On Saturday, November 3, I was in the centre of Helensburgh when I noticed a number of people collecting for the RNLI.

Nothing unusual about street collections and it is for a worthy cause – a cause that I have believed in for all my working life. As a professional seafarer all my working life I saw the benefit of this to people in distress on the water – some through their own carelessness, lack of knowledge, stupidity or beyond their control. Whatever the circumstances, it does not matter; the lifeboat was there for them.

The lifeboats have undertaken a great role to which we are eternally grateful. I personally have never had the need to call on their assistance, however I have been involved in assisting them whilst serving at sea.

However I was very upset to see them on the streets collecting at this time of year.

This is a time when our thoughts and donations should turn to Armistice Day and remember the ‘Fallen’ who gave their freedom for us.

My personal view is the organisers should hang their heads in shame at encroaching into this period. I might add many of the fallen were both Merchant and Royal Naval personnel.

Captain Neil L Smith RD MN, via email

As always the fireworks display put on by Helensburgh and district round table was first class,

The pictures in last week’s Advertiser, and on your website, showed how much people enjoyed the event. However I feel that showing so many children with sparklers in their hands would suggest that the Round Table endorsed this practice.

I don’t believe this to be the case. One of the primary reasons for a organised display it to reduce risk; this, I believe, only increases it.

There is a place for sparklers, but not in the crowd of an organised display where they could do harm to others.

I know they didn’t, and am pleased everyone had a safe and enjoyable experience, but I think sparklers belong in the back garden in small groups.

Well done to the Round Table for organising the event, and to the kind people of Helensburgh for supporting it.

Dave Tipple, via email

I READ with interest Councillor Morton’s half page ‘opinion’ item in the Advertiser last week.

She raised a comment concerning the Helensburgh Community Council (HCC) that we had made an untrue claim on a ‘Changing Places’ facility.

We pride ourselves in presenting facts when representing the community view. We do not recognise and indeed have no knowledge of what her statement means.

In accord with the majority of the town, HCC supports the replacement of the existing swimming pool on the pierhead. But the fact of our community survey was that 55 per cent of those polled disapproved of the current planning application.

Fifty-seven per cent felt that the facilities would not meet their needs, and that there are no additional leisure facilities that will bring, and keep, families in the town rather than going to Dumbarton, Clydebank or Linwood. In particular, there was major concern about the removal of the skatepark and the planning application still contains no commitment for a replacement.

A total of 62 per cent do not want the additional retail development that we are told is essential for the delivery of the current plan, since this will have a negative impact on the existing fragile economy of our town’s independent retailers and restaurants.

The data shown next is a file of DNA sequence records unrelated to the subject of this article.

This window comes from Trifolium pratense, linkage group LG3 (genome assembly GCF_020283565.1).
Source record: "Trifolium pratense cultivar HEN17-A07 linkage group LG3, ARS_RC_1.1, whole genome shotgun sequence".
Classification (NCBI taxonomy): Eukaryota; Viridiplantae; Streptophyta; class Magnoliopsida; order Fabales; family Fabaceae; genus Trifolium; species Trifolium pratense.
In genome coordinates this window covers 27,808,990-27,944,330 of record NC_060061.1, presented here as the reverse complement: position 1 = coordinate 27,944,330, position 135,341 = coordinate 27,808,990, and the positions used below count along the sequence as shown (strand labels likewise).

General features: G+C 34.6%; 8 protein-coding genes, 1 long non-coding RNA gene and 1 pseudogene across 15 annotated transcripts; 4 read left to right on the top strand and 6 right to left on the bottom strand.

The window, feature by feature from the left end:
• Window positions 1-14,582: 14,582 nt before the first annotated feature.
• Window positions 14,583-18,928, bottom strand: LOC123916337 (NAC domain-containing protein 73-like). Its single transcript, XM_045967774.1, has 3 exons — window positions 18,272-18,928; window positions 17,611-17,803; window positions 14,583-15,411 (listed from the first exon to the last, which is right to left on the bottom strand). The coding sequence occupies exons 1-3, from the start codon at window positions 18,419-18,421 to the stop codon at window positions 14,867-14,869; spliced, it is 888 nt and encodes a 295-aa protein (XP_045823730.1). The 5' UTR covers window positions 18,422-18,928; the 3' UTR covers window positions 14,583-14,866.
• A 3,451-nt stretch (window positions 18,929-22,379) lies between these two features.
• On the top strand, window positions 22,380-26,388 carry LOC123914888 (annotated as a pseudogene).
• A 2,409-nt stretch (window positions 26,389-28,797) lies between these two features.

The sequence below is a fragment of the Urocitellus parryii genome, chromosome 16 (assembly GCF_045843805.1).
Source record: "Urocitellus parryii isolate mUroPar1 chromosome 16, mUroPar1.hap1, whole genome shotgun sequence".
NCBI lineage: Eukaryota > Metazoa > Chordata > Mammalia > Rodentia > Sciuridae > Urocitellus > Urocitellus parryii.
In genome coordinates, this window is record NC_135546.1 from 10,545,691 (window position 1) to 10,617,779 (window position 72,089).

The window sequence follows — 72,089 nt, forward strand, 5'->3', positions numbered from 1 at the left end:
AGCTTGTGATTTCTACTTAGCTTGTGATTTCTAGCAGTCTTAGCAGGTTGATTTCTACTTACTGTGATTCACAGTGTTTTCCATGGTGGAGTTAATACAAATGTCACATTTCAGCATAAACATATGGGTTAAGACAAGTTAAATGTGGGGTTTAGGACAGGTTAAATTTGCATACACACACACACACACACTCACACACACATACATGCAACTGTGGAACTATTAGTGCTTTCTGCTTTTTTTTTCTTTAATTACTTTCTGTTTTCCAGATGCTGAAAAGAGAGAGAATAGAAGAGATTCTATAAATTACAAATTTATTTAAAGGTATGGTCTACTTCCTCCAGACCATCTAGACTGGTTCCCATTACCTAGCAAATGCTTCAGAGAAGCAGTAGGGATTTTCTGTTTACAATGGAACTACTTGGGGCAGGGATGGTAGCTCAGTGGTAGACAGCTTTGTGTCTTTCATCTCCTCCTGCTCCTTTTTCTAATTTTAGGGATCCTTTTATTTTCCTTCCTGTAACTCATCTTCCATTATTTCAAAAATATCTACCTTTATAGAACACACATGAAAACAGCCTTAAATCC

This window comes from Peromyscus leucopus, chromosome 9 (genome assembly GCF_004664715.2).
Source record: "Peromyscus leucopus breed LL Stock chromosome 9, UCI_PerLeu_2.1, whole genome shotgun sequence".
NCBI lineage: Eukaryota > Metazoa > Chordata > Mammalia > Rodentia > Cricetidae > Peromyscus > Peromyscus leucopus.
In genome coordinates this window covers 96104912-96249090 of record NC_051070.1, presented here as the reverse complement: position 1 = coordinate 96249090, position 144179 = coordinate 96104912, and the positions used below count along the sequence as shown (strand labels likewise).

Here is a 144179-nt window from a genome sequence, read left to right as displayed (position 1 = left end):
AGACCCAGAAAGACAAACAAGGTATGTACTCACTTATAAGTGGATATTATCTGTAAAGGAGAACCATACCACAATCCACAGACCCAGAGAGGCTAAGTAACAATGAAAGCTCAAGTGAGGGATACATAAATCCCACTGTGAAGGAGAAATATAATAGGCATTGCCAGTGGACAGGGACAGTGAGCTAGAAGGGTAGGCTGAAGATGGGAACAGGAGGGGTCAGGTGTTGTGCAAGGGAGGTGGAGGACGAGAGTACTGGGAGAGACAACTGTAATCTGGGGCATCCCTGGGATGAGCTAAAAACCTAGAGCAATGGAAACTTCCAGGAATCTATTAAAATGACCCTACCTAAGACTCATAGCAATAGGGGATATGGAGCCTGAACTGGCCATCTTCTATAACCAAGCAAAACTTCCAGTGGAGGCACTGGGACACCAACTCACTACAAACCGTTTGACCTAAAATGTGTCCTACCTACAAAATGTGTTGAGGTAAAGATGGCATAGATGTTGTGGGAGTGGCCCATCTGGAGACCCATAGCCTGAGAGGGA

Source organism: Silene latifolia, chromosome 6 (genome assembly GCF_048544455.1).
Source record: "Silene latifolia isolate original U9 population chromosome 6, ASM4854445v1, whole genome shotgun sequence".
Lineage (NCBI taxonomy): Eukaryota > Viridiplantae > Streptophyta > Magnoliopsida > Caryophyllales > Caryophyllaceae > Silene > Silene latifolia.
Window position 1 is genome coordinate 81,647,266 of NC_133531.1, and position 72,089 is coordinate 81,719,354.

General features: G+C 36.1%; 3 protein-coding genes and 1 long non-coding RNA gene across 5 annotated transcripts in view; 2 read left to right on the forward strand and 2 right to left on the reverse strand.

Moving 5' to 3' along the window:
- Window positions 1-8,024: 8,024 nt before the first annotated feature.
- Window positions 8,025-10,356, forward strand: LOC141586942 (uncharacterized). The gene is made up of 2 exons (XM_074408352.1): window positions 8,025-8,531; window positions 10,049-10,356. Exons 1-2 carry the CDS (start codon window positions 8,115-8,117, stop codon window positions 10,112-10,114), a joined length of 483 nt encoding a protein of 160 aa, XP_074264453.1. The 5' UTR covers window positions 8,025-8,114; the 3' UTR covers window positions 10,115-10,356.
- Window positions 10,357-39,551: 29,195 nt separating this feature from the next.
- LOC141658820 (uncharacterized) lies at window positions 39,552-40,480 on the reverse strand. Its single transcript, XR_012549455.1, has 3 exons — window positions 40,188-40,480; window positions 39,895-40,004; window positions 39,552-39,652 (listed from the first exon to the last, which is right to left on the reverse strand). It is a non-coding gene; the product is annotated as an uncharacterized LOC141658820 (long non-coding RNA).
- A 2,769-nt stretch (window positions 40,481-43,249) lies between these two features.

And 69 per cent rejected the reduction in car parking as being untenable for the town centre. The current 511 spaces will be reduced to 265, and the current seven coach parking spaces will be reduced to just two.

The council’s parking survey recommends that additional coaches can be parked in residential streets.

As a community council, we have also taken action on information that was not generally available to the public at the time of our survey.

With respect to the history regarding the location of the building, we have identified that it contravenes explicit decisions made in 2012 when Argyll and Bute Council approved the Masterplan for this site.

We have also investigated the flooding risk to the building because the council-commissioned flood risk assessment was not available until August this year, and certainly wasn’t available to the area committee in December 2017 when they chose to site the building in its proposed location.

We have raised these concerns at our monthly meetings and in our submissions to the council at the pre-application and planning application stages.

The community council strongly encourages the community to attend the public hearing on November 19 at 10.30am in the Victoria Halls. The hearing represents an opportunity to hear the prevailing facts of the matter and make comment where appropriate.

This is a major investment of £18 million of public money in the town, and it is essential that the pros and cons of the discussion are clearly aired for judgement, so that the best outcome for the town is achieved. We need to concentrate on the reality of facts and evidence, not opinions.

Whether or not you can attend in person, we also encourage people to ensure they have made their voices heard by emailing planning.handl@argyll-bute.gov.uk about Application 18/01614/PP with your comment before November 19.

Norman Muir (convener, Helensburgh Community Council)

John Black writes eloquently (Advertiser Comment, November 8) about why Helensburgh needs a pier. It is obvious that the council has written it off.

Elsewhere in last week’s Advertiser there was a report of the public meeting to save the pier; this concluded that a joint approach with the council was the preferred option.

I fear there is no chance of much meaningful assistance from our council, it will have to be either taken on by the town or watch it disintegrate.

Also in last week’s letters page, George Freeman writes positively about the proposed idea of amalgamating councils and reducing the number from the present 32.

He correctly points out that multiple sets of highly paid officials doing similar things throughout the country is not sensible. There is no doubt that the present arrangement of supposedly ‘local’ councils is not fit for purpose. In my view neither are the truly local nor do they properly listen to the wishes of those within their areas of control.

At a strategic level we need a broader view with fewer and leaner councils looking after the wider infrastructure, and this is an argument that is unanswerable.

There is, however, a need for local accountability for local issues and a local management organisation should be in place.